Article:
The Handkerchief Code, also known as the Hanky Code or Flagging, is a system of colors used to communicate the wearers kink or preferred sexual position.
Primarily used amongst gay men in the late 70’s and early 80’s, it fell out of use but with the rise of the kink scene has seen a resurgence amongst both gay males and the pansexual community.
It is thought that the code originated from the wearing of bandanas by gay men in San Franciso after the Gold Rush. A code was developed for social dances where, due to a lack of women, men wearing a blue bandana took the male part in a square dance, and men wearing a red bandana took the female role.
It was also common for gay men in New York City in the early 1970’s to wear keys on either the right or left side of their jeans to denote whether they were a “top” or a “Bottom”.
The side a colour is worn is still current, with wearing on the left denoting a top or giver, while right is bottom or receiver. In 1983 the list was featured in Larry Townsend’s The Leatherman’s Handbook, although since the list has ballooned out to include all manner of acts, although many only follow the original list.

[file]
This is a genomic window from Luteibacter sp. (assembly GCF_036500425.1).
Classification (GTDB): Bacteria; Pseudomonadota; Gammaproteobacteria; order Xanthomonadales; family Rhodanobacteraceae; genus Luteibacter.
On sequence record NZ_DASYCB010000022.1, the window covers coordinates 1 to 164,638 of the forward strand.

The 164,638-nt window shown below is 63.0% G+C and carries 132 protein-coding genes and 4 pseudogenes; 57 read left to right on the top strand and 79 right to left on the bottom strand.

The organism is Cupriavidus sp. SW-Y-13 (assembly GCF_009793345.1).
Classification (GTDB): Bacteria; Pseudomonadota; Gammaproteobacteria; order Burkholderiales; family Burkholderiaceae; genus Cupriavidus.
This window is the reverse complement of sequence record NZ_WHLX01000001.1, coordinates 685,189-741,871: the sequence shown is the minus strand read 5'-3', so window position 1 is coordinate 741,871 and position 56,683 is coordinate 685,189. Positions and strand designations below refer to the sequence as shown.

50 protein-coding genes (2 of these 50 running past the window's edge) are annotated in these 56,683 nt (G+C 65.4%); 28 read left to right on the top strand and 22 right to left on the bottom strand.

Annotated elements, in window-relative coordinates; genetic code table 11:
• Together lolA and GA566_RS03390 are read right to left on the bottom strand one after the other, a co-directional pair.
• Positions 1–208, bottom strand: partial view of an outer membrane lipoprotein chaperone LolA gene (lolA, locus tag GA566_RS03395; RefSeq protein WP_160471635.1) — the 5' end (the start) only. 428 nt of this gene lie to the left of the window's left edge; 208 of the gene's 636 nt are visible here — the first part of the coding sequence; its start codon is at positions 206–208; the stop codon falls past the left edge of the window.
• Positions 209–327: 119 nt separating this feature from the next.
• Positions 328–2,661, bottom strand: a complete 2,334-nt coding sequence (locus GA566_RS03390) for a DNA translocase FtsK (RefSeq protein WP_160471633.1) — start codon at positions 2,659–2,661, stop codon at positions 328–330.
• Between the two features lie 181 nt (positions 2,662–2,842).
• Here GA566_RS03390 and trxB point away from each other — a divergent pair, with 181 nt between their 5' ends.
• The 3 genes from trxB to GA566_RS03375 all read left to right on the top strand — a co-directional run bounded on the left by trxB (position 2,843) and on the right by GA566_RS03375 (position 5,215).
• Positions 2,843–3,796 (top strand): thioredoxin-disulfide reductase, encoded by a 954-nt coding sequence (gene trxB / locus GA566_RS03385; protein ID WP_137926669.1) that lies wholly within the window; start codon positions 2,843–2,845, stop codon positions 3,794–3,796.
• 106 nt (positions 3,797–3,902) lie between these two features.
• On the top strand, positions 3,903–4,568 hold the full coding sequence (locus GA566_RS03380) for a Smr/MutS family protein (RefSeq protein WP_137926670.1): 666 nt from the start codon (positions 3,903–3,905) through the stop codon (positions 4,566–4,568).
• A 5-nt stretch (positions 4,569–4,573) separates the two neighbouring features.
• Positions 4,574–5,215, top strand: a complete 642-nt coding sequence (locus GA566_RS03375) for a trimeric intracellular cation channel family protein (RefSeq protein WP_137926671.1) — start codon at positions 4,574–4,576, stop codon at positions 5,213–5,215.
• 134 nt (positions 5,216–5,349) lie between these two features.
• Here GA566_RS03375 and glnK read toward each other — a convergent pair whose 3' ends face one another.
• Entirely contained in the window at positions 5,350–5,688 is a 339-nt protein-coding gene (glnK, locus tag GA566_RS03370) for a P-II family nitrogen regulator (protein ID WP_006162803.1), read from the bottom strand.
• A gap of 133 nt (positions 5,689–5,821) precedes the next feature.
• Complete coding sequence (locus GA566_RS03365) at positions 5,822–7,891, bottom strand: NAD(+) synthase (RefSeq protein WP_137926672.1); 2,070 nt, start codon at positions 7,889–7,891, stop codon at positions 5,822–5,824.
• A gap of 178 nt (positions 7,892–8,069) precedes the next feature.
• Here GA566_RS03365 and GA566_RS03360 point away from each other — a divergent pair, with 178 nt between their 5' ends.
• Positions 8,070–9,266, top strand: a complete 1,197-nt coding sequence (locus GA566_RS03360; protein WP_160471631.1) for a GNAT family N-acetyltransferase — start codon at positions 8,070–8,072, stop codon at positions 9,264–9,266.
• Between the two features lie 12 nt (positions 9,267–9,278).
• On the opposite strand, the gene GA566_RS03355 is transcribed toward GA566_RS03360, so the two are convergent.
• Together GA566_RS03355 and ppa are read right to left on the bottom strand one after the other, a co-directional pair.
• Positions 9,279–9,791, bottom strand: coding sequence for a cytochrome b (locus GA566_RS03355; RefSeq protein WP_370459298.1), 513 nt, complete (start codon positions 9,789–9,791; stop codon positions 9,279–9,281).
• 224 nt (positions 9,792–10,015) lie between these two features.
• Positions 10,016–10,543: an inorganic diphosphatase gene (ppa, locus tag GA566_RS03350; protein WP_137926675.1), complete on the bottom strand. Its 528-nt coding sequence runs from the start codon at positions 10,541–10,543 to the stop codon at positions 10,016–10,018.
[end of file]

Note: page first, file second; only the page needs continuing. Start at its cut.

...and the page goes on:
Since then the practice of "flagging" has become popular in the kink scene, where gear such as leather chaps or vests are striped with a particular colour. This can extend to all kinds of clothing, from jockstraps and wristbands, down to bootlaces. New generations who are into the system can even get an iPhone cover in their preferred colour and hanky "pattern"
One would have to also think that a man with all colours in his pockets is either ultra kinky - or a magician.